September 17, 2020
Smoke Exposure Q&A with Dr. Anita Oberholster
This week's episode of Office Hours with Dave and Anita features Dr. Anita Oberholster, UC Cooperative Extension specialist in enology, answering questions from grape and wine industry stakeholders about smoke exposure.

Additional questions can be sent to Karen Block at Another Q&A is being planned in the near future. 

>VIDEO (68 minutes)
N95 Masks Made in California
In June, Gov. Newsom announced a partnership between the California Manufacturers & Technology Association and the state of California in creating the Safely Making California Marketplace to help fill a critical supply gap during the COVID-19 pandemic. This partnership is intended to increase the supply of personal protective equipment (PPE) by repurposing manufacturing facilities to help meet the growing PPE demand. 
Fast forward to wildfire season, there is now an increased demand for N95 masks, which employers are required to make available for voluntary use by employees exposed to wildfire smoke. To help meet this need, there is a limited supply of masks available through a supply chain involving the state and county ag commissioners.   
Additionally, the Safely Making California Marketplace has N95 masks available and at a price as low as $3.69 per mask compared to up to $8 per mask charged elsewhere. One manufacturer on the website has 250,000 masks in inventory and can ship them out the same day.   
While it has been successful in increasing supply, a shortcoming of the Safely Making California Marketplace is that it does not address the problem of California manufacturers facing a higher cost of doing business. This means that some PPE made in California may be more expensive than PPE manufactured abroad. Nonetheless, we are encouraged to find N95 masks that are made in California and are competitively priced.
Resources and Articles

USDA: USDA announced on Sept. 16 the availability of assistance for residents and ag producers affected by recent wildfires.

Ten-minute interview of CAWG board officer Jeff Bitter.
California AgNet/American Vineyard Magazine

CBS13, Sept. 16

CAWG president, members quoted.
Wine Spectator, Sept. 16

The full extent of damage to orchards, vineyards may not be evident until spring.
Western Farm Press, Sept. 16

Weather West blog, Sept. 14

Experts comment on forest management practices that can help reduce the catastrophic wildfires in the West.
UCANR, Sept. 14

CBS Bay Area, Sept. 12

CAWG members quoted.
Monterey Herald, Sept. 12

With over 30 harvests, the G3 Ag Team has deep experience in winegrape hauling. Our operational expertise and agile planning combine to provide responsive service for wineries and grape growers large and small. Click on image to view video.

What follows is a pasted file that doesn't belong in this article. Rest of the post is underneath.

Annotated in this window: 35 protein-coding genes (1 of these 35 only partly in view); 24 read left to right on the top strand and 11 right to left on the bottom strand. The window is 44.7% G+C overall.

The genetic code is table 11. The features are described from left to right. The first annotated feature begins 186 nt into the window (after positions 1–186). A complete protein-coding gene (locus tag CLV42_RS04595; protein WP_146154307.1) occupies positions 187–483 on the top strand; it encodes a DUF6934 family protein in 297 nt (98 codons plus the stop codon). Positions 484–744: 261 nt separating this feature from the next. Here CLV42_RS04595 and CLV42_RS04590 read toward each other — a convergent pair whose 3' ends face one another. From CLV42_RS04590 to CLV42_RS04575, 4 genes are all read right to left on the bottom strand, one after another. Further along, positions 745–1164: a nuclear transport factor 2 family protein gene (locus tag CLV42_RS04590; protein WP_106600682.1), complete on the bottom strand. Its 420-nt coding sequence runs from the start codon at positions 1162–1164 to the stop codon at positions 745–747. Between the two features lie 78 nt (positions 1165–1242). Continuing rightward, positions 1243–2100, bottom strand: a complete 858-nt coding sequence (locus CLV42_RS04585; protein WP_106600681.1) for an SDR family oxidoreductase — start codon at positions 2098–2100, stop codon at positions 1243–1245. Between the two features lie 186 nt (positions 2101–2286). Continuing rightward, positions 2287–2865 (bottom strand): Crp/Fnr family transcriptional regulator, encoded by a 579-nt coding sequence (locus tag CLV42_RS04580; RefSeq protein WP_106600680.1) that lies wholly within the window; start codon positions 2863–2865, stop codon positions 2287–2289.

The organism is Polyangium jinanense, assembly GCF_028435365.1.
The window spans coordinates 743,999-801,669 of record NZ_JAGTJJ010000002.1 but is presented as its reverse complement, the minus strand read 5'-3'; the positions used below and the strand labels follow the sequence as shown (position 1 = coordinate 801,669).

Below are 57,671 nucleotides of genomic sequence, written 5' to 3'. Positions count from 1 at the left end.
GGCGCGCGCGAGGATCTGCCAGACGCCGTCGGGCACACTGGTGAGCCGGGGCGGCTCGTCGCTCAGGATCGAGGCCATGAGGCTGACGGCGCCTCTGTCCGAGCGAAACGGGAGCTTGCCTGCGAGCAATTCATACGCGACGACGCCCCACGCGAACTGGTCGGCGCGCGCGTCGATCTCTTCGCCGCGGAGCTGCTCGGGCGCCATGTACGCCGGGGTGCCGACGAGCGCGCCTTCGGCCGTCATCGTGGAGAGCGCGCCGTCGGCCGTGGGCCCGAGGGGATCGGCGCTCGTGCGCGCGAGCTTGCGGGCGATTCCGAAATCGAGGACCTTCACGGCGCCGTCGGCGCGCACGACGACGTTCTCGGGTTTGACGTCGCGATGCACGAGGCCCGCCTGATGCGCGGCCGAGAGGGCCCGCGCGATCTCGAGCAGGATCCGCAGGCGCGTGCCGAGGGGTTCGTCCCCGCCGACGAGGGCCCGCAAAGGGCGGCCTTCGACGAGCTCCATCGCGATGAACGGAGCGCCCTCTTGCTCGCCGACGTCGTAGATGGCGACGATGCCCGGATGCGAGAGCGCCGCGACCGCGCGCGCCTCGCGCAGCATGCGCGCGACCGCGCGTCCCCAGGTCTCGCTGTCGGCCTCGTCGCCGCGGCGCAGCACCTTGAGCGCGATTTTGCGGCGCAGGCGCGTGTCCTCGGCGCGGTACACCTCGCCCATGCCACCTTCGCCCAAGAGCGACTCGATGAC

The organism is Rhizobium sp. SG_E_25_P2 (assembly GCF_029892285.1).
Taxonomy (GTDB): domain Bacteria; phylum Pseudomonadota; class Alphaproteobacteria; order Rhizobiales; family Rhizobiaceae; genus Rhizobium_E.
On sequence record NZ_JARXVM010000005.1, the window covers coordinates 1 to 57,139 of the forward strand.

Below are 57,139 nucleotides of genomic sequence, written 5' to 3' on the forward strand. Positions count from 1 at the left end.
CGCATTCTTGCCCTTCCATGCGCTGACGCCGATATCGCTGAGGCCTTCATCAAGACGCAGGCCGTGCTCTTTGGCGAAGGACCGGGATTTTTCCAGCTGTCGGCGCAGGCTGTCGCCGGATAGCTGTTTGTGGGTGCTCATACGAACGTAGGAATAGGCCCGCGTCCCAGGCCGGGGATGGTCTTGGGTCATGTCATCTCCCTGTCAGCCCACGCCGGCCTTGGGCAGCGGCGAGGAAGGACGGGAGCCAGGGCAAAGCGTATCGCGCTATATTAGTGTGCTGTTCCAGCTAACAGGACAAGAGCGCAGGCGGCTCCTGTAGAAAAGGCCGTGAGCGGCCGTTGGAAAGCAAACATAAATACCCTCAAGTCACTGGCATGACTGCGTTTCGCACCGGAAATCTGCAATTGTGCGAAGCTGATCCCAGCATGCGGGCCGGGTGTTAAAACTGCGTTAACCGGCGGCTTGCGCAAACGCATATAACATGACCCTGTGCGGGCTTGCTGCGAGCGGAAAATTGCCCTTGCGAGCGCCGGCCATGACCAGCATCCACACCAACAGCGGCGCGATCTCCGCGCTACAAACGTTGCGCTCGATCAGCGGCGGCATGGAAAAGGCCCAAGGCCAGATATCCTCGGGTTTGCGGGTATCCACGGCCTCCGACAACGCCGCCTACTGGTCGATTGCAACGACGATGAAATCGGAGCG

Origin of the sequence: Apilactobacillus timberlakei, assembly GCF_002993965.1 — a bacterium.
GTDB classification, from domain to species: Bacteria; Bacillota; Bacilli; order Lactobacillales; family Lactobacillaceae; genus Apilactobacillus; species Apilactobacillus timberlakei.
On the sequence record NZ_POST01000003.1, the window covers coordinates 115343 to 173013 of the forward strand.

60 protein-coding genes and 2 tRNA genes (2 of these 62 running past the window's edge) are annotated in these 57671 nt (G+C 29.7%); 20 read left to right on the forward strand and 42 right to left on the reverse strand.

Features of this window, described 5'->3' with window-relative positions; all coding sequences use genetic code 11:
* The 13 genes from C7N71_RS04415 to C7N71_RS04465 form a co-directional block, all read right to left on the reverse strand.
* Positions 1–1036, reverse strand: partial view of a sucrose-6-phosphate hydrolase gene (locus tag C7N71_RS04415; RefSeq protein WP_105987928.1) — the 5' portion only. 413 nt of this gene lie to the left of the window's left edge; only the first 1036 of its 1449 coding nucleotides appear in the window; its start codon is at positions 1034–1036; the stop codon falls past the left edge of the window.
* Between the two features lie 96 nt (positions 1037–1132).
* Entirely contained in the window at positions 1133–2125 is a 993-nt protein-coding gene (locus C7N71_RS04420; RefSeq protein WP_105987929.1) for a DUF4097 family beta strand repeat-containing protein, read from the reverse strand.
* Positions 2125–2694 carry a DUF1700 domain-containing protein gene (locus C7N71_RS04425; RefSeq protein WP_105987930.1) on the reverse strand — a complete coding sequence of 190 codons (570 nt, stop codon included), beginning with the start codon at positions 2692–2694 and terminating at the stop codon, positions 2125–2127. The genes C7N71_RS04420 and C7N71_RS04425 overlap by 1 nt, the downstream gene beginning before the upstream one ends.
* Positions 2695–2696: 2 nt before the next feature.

CAWG's preferred partner for insurance products for more than 20 years. Group workers' comp, wine industry package, federal crop insurance, employee benefits...and more. For more information: 209-955-2600 or email.
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Congressional Wine Caucus Co-Chairs Lead Bipartisan Group Seeking Aid for Winegrape Growers
The latest effort to get COVID-19 financial aid for winegrape growers comes from a bipartisan group of 41 members of Congress. Congressional Wine Caucus co-chairs Reps. Mike Thompson (D-Napa) and Dan Newhouse (R-Wash.) – together with dozens of their colleagues – recently sent a letter asking USDA Secretary Sonny Perdue to include winegrapes on the list of commodities eligible for the Coronavirus Food Assistance Program. Thompson wrote on Facebook, “Coronavirus has taken a huge hit on so many agricultural producers, including grape growers in our district and across our nation. Without this help, family farmers, local workers and our local economy will be hurt. I will continue working to bring relief for grape growers and agricultural producers across our district.”

CAWG is thankful to Rep. Thompson for his ongoing efforts to help winegrape growers.

Housing for the Harvest Adds More Counties
Six counties are now participating in Housing for the Harvest. Kings, Riverside and Tulare counties have joined Fresno, San Joaquin and Santa Barbara counties in the program. “Counties across the state are stepping up to provide a safe, temporary housing solution to protect agricultural workers who need to isolate,” California Department of Food and Agriculture Secretary Karen Ross said. “These hardworking men and women are on the front lines of the pandemic and it is critical that we protect them, their families and local communities.”
Resources and Articles

California’s tier assignments: View map. As of Sept. 17, two counties are in yellow (minimal), nine in orange (moderate), 17 in red (substantial) and 30 in purple (widespread).    

California Department of Public Health: COVID-19 statistics and resources (updated daily)
Government Relations Report